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The course provides a critical introduction to the historical and current debates of culture, indigeneity and citizenship. The course focuses on debates that move beyond conventional notions of culture, indigeneity and citizenship, and treats these as strategic concepts that are central in the analysis of global/local identities, participation, empowerment, and human rights. Understanding how other societies, populations, groups and individuals organise their lives and give meaning to their existence enables us to develop theoretically informed tools for providing practical analysis and advice in the shaping/construction of human services agencies and practice.
The course draws together considerations for effective human services and social work practice in New Zealand's bi-cultural society. In doing so it considers issues of cultural identity, ethnic relations, power, and control as the basis for culturally responsive work with indigenous populations.Goals1. To enhance awareness of an sensitivity to our own cultural heritage. 2. To provide a critical view of the historical and contemporary situation of indigenous people, locally and globally.2. To develop increased awareness, knowledge and skill in the cultural perspectives that determine and influence behavior and to locate such development locally and internationally.3. To examine theoretical concepts for effective cross cultural work with minority groups who identify on the basis of ethnicity, ability, sexuality, and age.
On successful completion of the course, the student will be able to: Understand the historical and contemporary situation of indigenous people in the New Zealand and international context. Have knowledge of the responses of minority populations to oppression and marginalization. Articulate the relevance of concepts of identity, prejudice, discrimination and oppression to human services practice. Consider the relevance of theory, legislation, international conventions, and policy to work with minority populations.
This course will provide students with an opportunity to develop the Graduate Attributes specified below:
Critically competent in a core academic discipline of their award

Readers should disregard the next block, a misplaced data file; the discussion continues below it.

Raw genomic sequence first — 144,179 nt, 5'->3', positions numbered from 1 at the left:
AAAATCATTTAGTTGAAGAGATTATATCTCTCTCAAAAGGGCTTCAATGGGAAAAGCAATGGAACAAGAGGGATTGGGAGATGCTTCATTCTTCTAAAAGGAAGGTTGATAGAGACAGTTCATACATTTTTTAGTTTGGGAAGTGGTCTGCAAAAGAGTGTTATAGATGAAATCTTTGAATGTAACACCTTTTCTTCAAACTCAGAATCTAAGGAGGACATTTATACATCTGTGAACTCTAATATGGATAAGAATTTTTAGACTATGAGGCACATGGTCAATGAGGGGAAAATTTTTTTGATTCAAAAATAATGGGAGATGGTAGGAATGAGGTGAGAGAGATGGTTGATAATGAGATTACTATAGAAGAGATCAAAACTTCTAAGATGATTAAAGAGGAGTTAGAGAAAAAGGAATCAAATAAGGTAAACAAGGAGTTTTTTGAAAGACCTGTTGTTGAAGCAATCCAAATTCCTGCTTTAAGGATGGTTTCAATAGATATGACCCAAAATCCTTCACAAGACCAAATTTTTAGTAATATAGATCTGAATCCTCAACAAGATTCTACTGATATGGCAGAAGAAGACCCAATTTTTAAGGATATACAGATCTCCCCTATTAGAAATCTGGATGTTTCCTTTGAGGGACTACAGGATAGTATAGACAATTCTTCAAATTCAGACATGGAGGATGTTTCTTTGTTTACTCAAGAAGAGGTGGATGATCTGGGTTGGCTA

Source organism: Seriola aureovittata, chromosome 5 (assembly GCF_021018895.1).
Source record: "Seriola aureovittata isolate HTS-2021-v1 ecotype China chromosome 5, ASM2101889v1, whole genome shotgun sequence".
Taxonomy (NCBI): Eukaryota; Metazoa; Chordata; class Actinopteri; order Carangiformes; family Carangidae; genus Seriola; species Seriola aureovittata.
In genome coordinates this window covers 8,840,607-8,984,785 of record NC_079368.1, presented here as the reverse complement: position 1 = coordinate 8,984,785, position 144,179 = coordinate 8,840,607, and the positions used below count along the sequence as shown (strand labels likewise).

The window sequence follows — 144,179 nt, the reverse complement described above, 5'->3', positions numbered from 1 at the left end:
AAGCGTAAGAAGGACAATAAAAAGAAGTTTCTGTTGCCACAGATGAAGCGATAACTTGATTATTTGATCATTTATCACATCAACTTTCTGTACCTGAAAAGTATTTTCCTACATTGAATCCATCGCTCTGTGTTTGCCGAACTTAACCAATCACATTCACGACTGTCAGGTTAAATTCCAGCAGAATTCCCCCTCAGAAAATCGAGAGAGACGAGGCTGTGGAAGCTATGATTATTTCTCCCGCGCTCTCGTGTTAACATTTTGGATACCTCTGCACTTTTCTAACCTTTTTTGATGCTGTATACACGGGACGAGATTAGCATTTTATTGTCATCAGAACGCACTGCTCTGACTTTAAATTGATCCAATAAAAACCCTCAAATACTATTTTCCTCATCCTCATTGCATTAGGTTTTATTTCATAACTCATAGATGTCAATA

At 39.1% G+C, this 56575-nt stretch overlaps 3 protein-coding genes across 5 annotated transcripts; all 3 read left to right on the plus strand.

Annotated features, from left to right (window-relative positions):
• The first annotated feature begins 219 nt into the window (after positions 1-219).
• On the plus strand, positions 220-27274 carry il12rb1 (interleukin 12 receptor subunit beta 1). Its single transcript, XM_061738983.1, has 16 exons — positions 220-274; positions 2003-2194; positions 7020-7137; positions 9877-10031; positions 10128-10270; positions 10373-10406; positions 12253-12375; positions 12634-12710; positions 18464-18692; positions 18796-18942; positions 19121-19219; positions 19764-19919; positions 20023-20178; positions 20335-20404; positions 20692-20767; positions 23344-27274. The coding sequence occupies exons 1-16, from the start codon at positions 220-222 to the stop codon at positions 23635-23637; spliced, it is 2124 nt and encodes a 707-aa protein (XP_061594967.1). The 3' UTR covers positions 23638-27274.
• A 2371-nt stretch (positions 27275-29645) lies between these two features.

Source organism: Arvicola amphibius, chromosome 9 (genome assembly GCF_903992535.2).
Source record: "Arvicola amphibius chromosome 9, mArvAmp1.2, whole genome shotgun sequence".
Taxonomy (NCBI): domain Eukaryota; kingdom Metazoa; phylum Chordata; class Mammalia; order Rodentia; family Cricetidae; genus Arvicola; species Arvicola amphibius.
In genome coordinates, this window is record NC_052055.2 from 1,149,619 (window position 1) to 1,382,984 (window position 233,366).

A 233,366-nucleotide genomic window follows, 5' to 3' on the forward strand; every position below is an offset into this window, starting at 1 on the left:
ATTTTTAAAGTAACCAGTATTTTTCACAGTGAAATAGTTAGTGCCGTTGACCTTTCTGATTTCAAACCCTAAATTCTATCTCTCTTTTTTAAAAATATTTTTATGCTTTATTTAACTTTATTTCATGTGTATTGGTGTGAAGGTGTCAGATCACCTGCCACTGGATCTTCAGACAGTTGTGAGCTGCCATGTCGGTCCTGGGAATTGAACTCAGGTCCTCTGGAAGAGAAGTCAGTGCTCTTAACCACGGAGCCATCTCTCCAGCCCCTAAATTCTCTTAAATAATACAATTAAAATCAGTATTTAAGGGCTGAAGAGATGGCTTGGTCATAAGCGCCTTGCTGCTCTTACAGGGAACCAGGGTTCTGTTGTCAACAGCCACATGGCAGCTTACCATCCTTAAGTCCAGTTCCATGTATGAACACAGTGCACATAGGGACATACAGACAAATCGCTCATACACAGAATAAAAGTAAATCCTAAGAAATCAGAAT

Students know and can critically evaluate and, where applicable, apply this knowledge to topics/issues within their majoring subject.
Employable, innovative and enterprising
Students will develop key skills and attributes sought by employers that can be used in a range of applications.
Biculturally competent and confident
Students will be aware of and understand the nature of biculturalism in Aotearoa New Zealand, and its relevance to their area of study and/or their degree.
Engaged with the community
Students will have observed and understood a culture within a community by reflecting on their own performance and experiences within that community.
Students will comprehend the influence of global conditions on their discipline and will be competent in engaging with global and multi-cultural contexts.
30 points from HSRV101, HSRV102, HSRV103, HSRV104, SOWK101, SOWK102 and SOWK104. Students without this prerequisite but with at least 60 points in appropriate courses may enter the course with the permission of the Programme Coordinator.
Students must attend one activity from each section.
Tutorials for this course will be a mixture of online and face to face.
Academic Integrity Guidance for Staff and Students
Referencing for Social Work & Humans Services
Using EndNote for referencing
Writing guides for Social Work & Human Services
Where to post assignments:Online as advised and/or the Assignment Drop Box by the Administrator's office on level 1, Music Building. It is important to ensure you understand whether a hardcopy is required, so check your instructions for every submission. All submissions require our coversheets.Where to collect marked assignments:Online as advised or from your Tutor/Lecturer.
Domestic fee $761.00
International fee $3,188.00
* Fees include New Zealand GST and do not include any programme level discount or additional course related expenses.
For further information see
Language, Social and Political Sciences.